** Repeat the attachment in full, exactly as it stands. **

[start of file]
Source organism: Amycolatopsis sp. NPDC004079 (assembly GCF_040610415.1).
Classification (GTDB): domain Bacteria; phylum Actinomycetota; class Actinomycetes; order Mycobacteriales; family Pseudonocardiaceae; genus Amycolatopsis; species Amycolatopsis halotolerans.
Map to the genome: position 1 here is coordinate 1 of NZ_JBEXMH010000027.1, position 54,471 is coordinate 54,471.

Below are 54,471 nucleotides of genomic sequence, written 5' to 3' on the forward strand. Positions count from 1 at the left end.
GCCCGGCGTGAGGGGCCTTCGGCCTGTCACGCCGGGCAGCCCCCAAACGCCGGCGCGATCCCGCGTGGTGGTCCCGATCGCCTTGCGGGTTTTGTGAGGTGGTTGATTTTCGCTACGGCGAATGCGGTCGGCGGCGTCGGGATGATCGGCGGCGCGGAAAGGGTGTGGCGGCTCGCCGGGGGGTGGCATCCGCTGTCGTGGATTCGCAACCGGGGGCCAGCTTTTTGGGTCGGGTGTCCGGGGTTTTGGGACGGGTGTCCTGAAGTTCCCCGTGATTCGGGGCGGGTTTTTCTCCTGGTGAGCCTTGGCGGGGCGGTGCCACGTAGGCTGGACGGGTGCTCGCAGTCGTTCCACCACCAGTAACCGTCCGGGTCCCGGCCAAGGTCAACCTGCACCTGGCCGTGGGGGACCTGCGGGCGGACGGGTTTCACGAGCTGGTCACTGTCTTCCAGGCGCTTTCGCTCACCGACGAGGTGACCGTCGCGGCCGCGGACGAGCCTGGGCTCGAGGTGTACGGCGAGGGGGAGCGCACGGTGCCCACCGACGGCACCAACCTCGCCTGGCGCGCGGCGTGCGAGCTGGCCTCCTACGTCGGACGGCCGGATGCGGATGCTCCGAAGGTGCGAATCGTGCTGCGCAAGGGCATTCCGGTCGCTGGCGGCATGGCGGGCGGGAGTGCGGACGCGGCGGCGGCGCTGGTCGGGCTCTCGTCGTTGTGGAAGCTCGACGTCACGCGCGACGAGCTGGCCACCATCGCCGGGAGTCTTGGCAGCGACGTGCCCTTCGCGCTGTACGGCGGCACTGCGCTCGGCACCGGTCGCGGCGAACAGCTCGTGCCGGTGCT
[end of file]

Source organism: Amycolatopsis sp. NPDC004079 (assembly GCF_040610415.1).
Classification (GTDB): domain Bacteria; phylum Actinomycetota; class Actinomycetes; order Mycobacteriales; family Pseudonocardiaceae; genus Amycolatopsis; species Amycolatopsis halotolerans.
Map to the genome: position 1 here is coordinate 1 of NZ_JBEXMH010000027.1, position 54,471 is coordinate 54,471.

Below are 54,471 nucleotides of genomic sequence, written 5' to 3' on the forward strand. Positions count from 1 at the left end.
GCCCGGCGTGAGGGGCCTTCGGCCTGTCACGCCGGGCAGCCCCCAAACGCCGGCGCGATCCCGCGTGGTGGTCCCGATCGCCTTGCGGGTTTTGTGAGGTGGTTGATTTTCGCTACGGCGAATGCGGTCGGCGGCGTCGGGATGATCGGCGGCGCGGAAAGGGTGTGGCGGCTCGCCGGGGGGTGGCATCCGCTGTCGTGGATTCGCAACCGGGGGCCAGCTTTTTGGGTCGGGTGTCCGGGGTTTTGGGACGGGTGTCCTGAAGTTCCCCGTGATTCGGGGCGGGTTTTTCTCCTGGTGAGCCTTGGCGGGGCGGTGCCACGTAGGCTGGACGGGTGCTCGCAGTCGTTCCACCACCAGTAACCGTCCGGGTCCCGGCCAAGGTCAACCTGCACCTGGCCGTGGGGGACCTGCGGGCGGACGGGTTTCACGAGCTGGTCACTGTCTTCCAGGCGCTTTCGCTCACCGACGAGGTGACCGTCGCGGCCGCGGACGAGCCTGGGCTCGAGGTGTACGGCGAGGGGGAGCGCACGGTGCCCACCGACGGCACCAACCTCGCCTGGCGCGCGGCGTGCGAGCTGGCCTCCTACGTCGGACGGCCGGATGCGGATGCTCCGAAGGTGCGAATCGTGCTGCGCAAGGGCATTCCGGTCGCTGGCGGCATGGCGGGCGGGAGTGCGGACGCGGCGGCGGCGCTGGTCGGGCTCTCGTCGTTGTGGAAGCTCGACGTCACGCGCGACGAGCTGGCCACCATCGCCGGGAGTCTTGGCAGCGACGTGCCCTTCGCGCTGTACGGCGGCACTGCGCTCGGCACCGGTCGCGGCGAACAGCTCGTGCCGGTGCT